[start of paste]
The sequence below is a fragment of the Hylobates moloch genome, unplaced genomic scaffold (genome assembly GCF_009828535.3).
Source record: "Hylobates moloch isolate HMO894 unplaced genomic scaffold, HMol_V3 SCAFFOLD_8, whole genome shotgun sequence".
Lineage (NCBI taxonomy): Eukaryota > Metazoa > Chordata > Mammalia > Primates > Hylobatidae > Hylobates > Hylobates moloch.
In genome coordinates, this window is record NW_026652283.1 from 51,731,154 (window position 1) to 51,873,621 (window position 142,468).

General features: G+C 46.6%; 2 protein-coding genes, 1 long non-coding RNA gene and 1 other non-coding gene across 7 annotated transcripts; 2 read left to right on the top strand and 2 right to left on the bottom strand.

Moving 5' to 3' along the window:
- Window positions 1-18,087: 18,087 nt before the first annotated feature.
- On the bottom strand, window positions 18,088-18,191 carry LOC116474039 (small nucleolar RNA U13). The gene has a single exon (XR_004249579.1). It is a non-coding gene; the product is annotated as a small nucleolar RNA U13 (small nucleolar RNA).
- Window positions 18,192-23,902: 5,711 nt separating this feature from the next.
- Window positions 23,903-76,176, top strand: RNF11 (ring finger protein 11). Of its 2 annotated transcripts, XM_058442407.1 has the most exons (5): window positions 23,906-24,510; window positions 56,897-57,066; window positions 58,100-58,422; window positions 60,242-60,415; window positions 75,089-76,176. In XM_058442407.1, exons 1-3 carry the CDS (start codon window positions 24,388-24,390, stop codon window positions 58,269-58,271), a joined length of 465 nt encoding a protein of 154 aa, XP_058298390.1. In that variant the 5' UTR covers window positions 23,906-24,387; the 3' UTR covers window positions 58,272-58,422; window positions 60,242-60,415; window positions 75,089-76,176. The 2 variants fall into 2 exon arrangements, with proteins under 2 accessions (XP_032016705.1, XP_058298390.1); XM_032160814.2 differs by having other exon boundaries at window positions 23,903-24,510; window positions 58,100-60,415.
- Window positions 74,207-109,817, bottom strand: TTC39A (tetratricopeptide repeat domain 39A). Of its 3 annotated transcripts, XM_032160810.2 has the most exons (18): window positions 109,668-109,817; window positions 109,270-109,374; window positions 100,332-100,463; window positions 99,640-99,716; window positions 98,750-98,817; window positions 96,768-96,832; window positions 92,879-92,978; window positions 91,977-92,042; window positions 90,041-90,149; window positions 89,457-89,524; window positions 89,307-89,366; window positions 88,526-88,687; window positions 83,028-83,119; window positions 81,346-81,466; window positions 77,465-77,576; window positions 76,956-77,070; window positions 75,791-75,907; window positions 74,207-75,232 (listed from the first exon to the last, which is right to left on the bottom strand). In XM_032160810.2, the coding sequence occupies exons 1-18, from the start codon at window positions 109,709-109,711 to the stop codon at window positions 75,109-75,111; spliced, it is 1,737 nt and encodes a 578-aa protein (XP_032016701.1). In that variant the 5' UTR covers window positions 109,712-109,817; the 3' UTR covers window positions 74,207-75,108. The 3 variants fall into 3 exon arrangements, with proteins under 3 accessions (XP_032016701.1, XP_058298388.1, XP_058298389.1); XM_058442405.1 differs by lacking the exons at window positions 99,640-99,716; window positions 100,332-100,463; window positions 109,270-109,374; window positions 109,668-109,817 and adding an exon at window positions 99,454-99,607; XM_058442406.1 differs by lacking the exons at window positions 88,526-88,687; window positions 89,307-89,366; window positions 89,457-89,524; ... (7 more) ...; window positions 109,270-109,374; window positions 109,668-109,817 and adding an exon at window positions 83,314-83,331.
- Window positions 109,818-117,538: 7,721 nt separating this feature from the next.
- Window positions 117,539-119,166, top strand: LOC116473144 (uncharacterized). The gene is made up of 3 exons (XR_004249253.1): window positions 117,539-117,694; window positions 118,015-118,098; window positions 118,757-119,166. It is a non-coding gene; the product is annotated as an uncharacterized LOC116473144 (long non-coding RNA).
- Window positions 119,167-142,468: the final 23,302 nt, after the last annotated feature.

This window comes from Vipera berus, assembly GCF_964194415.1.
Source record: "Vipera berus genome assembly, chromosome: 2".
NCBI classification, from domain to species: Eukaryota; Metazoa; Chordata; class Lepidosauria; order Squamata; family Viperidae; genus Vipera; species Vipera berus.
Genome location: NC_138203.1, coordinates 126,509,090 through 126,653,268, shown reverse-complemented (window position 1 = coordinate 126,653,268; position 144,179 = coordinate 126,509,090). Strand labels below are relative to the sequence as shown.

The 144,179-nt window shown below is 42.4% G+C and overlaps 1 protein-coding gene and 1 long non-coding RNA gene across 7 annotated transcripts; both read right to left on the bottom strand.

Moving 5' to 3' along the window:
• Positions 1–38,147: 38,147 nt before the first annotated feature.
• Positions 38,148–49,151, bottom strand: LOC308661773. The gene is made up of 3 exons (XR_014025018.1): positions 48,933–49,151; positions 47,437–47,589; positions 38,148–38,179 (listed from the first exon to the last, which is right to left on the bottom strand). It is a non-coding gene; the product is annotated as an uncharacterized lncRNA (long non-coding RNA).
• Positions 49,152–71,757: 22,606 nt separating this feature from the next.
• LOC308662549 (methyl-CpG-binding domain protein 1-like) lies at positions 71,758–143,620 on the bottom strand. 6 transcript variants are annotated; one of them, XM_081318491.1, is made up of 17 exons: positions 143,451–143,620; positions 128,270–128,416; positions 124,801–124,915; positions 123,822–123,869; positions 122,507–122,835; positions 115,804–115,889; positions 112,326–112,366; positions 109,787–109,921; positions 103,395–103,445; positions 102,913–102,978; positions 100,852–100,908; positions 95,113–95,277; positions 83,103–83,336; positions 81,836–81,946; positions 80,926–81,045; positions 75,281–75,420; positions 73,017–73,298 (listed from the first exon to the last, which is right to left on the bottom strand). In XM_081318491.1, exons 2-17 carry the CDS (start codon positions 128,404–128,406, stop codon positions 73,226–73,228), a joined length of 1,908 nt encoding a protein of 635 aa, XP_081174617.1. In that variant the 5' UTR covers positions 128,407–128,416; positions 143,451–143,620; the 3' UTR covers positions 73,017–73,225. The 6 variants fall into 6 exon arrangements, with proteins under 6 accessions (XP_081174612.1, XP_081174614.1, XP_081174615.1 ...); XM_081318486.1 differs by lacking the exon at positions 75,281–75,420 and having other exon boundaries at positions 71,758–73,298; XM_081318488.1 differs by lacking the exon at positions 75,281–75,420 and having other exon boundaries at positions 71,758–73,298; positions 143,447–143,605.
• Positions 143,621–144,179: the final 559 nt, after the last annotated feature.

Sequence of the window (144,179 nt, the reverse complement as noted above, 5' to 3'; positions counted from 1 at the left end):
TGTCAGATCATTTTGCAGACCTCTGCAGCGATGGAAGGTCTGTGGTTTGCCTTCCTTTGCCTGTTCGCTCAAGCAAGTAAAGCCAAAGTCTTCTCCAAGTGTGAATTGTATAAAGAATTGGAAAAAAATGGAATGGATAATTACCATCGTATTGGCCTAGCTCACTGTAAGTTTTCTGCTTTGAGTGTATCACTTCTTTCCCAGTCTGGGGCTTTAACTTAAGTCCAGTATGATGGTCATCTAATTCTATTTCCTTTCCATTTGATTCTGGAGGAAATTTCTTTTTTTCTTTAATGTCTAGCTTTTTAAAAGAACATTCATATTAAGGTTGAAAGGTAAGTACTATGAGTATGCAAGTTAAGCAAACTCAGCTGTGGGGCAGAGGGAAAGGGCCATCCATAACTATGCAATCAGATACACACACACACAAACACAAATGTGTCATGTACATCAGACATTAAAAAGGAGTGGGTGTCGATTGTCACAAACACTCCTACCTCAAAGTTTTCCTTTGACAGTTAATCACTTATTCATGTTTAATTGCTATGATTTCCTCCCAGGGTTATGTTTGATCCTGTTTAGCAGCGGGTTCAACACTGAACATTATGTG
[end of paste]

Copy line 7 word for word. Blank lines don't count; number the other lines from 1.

- Window positions 1-18,087: 18,087 nt before the first annotated feature.